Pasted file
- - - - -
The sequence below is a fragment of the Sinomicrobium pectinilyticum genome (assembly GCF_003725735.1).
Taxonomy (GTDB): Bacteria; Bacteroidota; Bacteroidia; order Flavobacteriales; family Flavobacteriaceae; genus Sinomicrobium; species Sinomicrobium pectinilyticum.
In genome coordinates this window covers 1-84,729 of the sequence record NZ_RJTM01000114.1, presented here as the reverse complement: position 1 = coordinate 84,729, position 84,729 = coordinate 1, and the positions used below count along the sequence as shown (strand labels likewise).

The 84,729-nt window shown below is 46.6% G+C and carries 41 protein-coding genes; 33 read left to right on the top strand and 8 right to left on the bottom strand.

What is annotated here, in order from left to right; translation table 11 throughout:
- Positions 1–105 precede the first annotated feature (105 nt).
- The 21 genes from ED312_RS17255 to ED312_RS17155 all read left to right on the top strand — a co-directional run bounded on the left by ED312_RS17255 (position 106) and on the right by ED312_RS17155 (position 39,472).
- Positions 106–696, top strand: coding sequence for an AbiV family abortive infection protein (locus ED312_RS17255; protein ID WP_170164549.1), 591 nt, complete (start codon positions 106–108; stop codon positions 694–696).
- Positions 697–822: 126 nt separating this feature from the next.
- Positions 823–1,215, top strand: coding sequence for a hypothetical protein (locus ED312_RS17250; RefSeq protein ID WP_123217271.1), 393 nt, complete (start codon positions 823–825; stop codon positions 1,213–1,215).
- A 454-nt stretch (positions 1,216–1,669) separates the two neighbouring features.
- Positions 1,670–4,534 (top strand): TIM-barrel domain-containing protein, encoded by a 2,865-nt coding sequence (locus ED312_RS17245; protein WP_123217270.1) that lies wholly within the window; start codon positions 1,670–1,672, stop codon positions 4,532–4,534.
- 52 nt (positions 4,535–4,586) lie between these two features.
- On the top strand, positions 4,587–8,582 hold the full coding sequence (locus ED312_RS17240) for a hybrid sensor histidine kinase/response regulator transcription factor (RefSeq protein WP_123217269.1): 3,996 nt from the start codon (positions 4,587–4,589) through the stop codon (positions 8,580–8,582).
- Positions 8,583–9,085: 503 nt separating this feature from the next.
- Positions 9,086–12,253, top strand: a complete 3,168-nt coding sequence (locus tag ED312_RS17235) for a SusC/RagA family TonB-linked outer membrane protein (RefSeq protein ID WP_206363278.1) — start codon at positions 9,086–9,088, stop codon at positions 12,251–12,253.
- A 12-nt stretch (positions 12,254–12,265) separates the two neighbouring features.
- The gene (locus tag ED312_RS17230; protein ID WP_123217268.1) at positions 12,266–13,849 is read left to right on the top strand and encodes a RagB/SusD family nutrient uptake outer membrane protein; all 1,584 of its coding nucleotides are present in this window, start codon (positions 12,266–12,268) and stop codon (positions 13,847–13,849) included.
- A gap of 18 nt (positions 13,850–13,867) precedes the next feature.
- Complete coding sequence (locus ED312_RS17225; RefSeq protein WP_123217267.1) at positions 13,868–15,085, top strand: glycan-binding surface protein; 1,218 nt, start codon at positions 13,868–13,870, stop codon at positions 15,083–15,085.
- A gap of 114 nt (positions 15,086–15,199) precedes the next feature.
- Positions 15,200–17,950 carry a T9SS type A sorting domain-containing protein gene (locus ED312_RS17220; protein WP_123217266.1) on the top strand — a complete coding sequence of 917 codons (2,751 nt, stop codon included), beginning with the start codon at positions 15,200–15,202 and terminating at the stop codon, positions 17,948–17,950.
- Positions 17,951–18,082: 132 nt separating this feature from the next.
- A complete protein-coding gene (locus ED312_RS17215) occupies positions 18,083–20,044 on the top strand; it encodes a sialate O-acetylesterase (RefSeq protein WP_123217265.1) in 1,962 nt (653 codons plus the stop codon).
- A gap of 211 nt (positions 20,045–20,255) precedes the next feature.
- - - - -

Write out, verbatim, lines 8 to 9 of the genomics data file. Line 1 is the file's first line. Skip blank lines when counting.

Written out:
- Positions 106–696, top strand: coding sequence for an AbiV family abortive infection protein (locus ED312_RS17255; protein ID WP_170164549.1), 591 nt, complete (start codon positions 106–108; stop codon positions 694–696).
- Positions 697–822: 126 nt separating this feature from the next.